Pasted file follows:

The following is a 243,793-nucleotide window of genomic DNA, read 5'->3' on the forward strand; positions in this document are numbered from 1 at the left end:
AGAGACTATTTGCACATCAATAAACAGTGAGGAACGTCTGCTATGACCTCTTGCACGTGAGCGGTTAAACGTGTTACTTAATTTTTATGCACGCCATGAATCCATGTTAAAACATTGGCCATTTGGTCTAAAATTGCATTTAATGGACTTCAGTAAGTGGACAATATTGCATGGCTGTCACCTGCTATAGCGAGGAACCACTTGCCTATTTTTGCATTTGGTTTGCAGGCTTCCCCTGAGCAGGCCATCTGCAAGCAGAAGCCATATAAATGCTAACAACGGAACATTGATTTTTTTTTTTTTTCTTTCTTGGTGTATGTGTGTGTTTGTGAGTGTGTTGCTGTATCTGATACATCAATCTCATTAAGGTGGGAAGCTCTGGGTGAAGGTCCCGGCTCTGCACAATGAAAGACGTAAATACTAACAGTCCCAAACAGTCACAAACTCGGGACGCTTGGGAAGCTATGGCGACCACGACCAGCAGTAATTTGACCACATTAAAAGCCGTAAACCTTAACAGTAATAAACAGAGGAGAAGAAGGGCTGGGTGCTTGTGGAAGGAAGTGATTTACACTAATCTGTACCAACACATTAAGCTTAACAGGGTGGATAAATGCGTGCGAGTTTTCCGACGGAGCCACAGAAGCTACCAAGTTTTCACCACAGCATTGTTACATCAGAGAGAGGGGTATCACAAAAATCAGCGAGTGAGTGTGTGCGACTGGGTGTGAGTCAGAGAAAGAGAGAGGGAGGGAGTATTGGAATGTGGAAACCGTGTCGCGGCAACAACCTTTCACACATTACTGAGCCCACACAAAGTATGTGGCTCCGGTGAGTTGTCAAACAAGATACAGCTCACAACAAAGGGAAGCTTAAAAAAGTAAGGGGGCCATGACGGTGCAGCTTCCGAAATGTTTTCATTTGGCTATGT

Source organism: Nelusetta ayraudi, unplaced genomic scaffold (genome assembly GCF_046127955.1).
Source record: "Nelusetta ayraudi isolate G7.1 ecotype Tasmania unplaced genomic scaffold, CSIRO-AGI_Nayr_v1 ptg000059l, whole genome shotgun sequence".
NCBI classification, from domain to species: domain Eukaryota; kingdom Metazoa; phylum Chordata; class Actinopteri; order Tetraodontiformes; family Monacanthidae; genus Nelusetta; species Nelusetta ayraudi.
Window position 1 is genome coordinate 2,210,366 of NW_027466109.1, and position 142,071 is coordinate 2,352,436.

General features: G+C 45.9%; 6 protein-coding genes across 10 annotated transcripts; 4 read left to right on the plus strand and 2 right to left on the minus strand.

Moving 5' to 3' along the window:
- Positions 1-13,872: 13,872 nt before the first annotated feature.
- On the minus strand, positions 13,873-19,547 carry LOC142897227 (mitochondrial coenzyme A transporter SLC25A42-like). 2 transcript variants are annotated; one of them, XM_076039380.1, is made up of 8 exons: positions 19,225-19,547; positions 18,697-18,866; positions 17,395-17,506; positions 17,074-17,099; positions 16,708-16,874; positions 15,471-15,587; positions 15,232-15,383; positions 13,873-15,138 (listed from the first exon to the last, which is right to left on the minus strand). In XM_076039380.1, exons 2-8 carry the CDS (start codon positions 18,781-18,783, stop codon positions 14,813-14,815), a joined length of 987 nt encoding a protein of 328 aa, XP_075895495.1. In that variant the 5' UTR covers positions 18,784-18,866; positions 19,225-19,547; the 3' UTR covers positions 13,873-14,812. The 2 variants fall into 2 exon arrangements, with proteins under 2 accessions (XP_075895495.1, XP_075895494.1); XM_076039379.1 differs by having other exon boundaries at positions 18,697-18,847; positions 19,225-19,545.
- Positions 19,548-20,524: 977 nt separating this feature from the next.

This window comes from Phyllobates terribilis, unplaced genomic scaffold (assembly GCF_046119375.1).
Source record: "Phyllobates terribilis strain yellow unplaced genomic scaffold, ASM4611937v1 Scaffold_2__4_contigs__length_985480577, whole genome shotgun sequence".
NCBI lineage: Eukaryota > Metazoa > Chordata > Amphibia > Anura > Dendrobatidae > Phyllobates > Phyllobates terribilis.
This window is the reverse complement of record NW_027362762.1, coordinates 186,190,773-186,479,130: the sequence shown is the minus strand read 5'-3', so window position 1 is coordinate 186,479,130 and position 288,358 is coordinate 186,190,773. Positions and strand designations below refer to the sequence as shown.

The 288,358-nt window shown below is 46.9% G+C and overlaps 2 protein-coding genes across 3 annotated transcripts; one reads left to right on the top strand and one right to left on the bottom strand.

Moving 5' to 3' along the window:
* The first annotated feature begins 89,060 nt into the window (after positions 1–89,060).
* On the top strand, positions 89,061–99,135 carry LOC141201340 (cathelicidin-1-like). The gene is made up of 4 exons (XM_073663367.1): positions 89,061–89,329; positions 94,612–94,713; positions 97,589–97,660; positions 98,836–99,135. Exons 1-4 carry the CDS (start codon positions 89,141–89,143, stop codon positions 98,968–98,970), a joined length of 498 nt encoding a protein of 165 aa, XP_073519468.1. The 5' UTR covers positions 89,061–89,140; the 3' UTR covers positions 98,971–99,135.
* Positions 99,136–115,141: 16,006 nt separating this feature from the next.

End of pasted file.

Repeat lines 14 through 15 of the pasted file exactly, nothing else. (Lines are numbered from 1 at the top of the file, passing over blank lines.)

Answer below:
NCBI lineage: Eukaryota > Metazoa > Chordata > Amphibia > Anura > Dendrobatidae > Phyllobates > Phyllobates terribilis.
This window is the reverse complement of record NW_027362762.1, coordinates 186,190,773-186,479,130: the sequence shown is the minus strand read 5'-3', so window position 1 is coordinate 186,479,130 and position 288,358 is coordinate 186,190,773. Positions and strand designations below refer to the sequence as shown.